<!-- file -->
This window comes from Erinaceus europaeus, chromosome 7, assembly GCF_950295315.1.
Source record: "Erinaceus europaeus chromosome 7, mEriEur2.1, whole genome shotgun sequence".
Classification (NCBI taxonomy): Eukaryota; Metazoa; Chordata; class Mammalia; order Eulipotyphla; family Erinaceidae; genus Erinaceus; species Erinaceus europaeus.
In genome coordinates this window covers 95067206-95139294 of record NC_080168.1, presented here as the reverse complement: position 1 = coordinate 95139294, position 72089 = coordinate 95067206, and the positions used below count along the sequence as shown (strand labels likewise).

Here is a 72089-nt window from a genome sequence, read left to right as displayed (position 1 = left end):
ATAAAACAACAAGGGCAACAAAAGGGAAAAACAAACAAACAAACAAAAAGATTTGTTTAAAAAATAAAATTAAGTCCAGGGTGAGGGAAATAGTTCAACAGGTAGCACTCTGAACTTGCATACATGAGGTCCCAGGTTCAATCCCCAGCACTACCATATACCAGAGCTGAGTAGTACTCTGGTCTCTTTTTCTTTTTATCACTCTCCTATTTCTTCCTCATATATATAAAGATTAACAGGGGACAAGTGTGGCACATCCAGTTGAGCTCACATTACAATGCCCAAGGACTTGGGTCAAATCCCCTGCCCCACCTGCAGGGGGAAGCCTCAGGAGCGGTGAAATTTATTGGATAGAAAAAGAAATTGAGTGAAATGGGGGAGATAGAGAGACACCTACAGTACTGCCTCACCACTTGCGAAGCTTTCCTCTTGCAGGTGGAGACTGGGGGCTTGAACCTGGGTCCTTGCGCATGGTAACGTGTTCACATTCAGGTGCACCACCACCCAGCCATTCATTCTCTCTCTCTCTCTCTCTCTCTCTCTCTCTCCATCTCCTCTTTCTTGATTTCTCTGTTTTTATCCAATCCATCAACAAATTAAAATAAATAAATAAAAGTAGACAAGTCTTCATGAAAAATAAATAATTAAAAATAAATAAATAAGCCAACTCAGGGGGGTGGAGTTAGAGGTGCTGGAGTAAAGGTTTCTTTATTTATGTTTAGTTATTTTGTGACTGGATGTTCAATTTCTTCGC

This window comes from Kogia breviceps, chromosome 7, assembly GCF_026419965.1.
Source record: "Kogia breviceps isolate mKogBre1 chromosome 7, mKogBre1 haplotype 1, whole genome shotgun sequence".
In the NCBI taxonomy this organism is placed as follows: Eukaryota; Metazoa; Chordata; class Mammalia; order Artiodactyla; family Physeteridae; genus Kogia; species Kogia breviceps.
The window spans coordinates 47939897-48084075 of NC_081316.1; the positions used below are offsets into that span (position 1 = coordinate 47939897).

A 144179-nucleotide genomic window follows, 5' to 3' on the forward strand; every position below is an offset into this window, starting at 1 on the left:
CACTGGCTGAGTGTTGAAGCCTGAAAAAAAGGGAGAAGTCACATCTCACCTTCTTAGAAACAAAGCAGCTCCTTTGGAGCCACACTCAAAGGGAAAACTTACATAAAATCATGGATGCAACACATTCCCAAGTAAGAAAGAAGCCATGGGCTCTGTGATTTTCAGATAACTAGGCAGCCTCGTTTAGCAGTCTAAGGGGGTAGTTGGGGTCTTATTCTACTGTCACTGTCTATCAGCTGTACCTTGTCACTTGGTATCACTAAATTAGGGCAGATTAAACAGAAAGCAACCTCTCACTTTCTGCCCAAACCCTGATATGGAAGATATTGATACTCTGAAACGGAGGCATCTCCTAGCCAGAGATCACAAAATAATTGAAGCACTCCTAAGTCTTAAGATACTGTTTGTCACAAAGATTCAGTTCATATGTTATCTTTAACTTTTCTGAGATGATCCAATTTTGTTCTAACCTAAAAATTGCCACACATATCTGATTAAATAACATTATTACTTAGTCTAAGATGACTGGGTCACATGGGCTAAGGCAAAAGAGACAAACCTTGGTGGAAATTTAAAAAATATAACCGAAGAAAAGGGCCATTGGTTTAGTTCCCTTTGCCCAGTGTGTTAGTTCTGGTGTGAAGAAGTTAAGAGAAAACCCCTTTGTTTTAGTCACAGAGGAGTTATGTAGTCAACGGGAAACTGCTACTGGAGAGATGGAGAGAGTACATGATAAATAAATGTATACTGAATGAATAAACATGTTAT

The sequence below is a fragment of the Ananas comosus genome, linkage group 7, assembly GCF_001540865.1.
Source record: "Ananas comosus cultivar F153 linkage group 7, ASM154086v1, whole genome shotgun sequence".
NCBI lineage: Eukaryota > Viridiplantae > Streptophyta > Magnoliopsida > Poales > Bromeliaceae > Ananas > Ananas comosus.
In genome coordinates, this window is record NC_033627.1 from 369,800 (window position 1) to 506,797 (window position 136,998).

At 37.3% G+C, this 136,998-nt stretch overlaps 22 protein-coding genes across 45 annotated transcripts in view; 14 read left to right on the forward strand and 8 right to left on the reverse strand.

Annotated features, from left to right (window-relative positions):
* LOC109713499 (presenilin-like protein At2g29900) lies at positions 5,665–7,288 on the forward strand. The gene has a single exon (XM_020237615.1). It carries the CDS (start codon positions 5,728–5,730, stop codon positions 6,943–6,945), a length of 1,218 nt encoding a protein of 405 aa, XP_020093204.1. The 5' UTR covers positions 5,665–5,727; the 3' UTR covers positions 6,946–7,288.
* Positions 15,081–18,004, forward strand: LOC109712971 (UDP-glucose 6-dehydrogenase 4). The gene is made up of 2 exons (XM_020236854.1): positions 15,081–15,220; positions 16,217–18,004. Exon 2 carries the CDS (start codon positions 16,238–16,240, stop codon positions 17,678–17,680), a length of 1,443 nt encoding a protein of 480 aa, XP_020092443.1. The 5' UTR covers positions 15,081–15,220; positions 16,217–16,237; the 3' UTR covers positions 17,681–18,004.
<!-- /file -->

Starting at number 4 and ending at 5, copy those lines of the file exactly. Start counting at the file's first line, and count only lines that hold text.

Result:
In genome coordinates this window covers 95067206-95139294 of record NC_080168.1, presented here as the reverse complement: position 1 = coordinate 95139294, position 72089 = coordinate 95067206, and the positions used below count along the sequence as shown (strand labels likewise).

Here is a 72089-nt window from a genome sequence, read left to right as displayed (position 1 = left end):